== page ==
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    The StratEDgy blog is intended to be a thoughtful hub for discussion about strategy and competition in higher education.

Help Me Picture It
September 30, 2012 - 9:59pm

The ideas people understand and connect with move forward, whether you’re in a classroom or the world of marketing. To be more compelling, visual communication seems to be increasing. FastCompany agrees. In a recent article, The Rise of Visual Social Media, they point out the trend toward ‘the visual.’

PEW concurs with its September 2012 study, Photos and Videos as Social Currency Online, and reports that over half (56%) of internet users either post or curate photos or videos online. In their words, “Photos and videos have become key social currencies online.” YouTube’s statistics also support this trend, with over 4 billion hours of video watched every month and 72 hours of video uploaded every minute.

While the notion that humans respond positively to visual elements is not necessarily new, in the digital era, photos and videos are more accessible and sharable.  Again according to YouTube, over 700 YouTube videos are shared on Twitter each minute. It’s interesting to think about whether Mitt Romney’s recent “47 percent” incident would have received as much attention if he had written those comments in a book instead of being captured on a live video.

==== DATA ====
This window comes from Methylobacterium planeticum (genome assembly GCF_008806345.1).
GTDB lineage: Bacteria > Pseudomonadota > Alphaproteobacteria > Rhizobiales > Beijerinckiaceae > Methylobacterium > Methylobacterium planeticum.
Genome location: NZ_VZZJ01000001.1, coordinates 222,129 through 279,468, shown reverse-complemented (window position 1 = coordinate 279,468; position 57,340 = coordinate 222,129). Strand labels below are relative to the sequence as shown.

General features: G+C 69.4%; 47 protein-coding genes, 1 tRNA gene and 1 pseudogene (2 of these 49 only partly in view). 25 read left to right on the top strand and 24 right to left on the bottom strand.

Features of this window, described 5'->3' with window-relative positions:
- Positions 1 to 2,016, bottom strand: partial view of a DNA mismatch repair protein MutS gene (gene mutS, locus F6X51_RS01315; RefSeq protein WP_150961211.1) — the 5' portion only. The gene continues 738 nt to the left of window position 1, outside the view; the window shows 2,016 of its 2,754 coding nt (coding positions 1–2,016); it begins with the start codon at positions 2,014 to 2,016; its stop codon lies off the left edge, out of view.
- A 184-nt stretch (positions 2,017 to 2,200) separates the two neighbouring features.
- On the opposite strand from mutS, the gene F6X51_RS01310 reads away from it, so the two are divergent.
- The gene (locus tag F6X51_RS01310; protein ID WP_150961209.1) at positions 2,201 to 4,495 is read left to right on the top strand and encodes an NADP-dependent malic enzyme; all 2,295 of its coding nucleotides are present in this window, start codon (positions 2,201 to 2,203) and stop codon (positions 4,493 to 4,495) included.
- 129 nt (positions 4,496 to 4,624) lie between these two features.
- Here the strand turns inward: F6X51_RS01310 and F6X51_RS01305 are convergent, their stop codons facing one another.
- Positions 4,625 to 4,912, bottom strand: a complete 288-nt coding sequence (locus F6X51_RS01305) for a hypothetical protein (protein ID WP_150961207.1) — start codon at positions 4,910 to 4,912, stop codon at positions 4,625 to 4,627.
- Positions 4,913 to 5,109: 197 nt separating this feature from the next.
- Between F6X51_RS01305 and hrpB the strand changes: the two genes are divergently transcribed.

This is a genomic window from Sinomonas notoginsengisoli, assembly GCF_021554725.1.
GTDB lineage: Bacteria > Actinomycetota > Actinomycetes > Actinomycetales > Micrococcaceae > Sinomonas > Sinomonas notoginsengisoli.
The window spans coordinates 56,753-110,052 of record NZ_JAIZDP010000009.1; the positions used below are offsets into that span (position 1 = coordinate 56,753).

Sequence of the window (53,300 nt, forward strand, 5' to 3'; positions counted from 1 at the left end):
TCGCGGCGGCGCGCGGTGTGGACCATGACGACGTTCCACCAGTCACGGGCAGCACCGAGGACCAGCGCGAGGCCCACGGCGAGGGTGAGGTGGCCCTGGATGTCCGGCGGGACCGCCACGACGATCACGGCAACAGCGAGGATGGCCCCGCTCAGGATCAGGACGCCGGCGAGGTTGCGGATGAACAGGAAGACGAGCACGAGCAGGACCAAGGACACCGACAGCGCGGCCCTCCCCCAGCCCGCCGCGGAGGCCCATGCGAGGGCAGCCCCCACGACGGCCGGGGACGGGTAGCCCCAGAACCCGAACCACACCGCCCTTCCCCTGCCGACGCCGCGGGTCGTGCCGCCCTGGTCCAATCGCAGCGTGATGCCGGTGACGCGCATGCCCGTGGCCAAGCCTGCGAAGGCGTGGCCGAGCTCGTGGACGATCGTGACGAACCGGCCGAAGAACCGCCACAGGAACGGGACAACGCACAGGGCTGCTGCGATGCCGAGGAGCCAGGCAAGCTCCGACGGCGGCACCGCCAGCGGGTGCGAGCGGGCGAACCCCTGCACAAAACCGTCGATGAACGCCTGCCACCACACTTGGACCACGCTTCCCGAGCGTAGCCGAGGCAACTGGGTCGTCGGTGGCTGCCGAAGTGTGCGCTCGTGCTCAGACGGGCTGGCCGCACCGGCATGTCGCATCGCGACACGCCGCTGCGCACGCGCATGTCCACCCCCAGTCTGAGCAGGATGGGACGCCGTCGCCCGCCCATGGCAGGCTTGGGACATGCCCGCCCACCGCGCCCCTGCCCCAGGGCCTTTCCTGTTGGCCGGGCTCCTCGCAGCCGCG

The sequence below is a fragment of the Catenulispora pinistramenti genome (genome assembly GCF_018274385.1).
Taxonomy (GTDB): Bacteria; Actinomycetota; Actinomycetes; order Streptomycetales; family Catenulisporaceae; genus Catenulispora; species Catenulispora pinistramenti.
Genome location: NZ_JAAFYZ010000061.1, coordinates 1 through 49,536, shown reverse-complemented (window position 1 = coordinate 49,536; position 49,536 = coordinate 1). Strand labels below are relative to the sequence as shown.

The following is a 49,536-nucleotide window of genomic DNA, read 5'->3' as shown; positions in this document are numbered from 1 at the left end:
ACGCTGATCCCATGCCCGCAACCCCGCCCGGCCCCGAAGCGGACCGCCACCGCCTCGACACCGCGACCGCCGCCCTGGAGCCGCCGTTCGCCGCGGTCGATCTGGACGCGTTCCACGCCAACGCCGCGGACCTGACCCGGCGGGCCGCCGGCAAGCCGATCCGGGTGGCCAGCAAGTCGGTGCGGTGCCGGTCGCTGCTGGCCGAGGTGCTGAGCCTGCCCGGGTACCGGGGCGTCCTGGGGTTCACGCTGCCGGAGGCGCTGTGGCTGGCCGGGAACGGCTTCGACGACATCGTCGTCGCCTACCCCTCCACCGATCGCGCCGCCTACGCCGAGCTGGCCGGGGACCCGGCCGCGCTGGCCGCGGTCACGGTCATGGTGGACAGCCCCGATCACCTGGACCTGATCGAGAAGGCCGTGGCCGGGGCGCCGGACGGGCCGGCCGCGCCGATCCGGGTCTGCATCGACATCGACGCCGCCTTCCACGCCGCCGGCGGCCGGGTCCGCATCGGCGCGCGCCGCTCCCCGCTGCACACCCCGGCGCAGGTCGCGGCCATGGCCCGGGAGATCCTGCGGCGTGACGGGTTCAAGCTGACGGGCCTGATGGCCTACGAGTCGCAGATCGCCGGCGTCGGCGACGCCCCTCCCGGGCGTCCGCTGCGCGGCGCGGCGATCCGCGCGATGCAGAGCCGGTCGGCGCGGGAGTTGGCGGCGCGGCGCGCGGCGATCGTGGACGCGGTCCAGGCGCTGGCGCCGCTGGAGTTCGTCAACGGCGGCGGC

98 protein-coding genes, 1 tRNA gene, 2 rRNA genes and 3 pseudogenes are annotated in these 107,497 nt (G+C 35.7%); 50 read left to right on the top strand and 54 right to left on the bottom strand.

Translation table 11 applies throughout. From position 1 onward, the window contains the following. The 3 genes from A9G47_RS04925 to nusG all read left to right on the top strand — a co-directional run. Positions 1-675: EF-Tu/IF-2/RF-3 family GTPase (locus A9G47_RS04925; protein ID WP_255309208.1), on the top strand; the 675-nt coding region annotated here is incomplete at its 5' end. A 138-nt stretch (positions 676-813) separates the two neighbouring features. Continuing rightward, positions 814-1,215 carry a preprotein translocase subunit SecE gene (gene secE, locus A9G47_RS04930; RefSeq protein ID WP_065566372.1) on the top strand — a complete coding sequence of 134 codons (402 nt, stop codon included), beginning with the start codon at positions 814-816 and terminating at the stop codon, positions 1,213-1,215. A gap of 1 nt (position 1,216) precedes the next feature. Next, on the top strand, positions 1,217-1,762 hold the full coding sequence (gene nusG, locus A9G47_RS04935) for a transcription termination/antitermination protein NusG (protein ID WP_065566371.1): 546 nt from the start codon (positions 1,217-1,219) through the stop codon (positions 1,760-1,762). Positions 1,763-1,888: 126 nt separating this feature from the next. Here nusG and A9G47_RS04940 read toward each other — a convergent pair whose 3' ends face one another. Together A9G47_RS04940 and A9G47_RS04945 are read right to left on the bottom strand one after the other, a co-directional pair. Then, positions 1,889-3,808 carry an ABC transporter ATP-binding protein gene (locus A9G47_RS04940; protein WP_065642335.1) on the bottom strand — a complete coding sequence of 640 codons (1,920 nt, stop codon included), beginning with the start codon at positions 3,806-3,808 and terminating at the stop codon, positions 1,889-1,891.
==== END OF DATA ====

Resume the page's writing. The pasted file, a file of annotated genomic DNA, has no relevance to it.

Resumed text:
In addition to the obvious implications for political candidates (and marketing departments) everywhere, perhaps there are also things instructors can consider for both in-person and virtual classrooms. Educational uses of visual information are seemingly endless. Here’s just one example in which it’s possible to gain a powerful world perspective from 1858 through 2048 (predicted) in this 15 minute TEDTalk.

 

 

Visuals should be about conveying information. Enter infographics, which have recently exploded. Here’s just one featuring flipped classrooms, introduced to us by GradHacker. You may have even seen the tool to make your own infographics – Visual.ly.com. Despite the positive aspects of infographics, there are a lot of questionable ones out there as well, so checking sources is key.  As this NYTimes article points out, visuals are more engaging, but they can also be misleading.

In the classroom, the trend toward the visual could be interpreted in a variety of ways: simply using more charts, creating/sharing an infographic, using animations and photos, playing a YouTube video, etc.

 

How do you bring visuals into your classroom?

 

 

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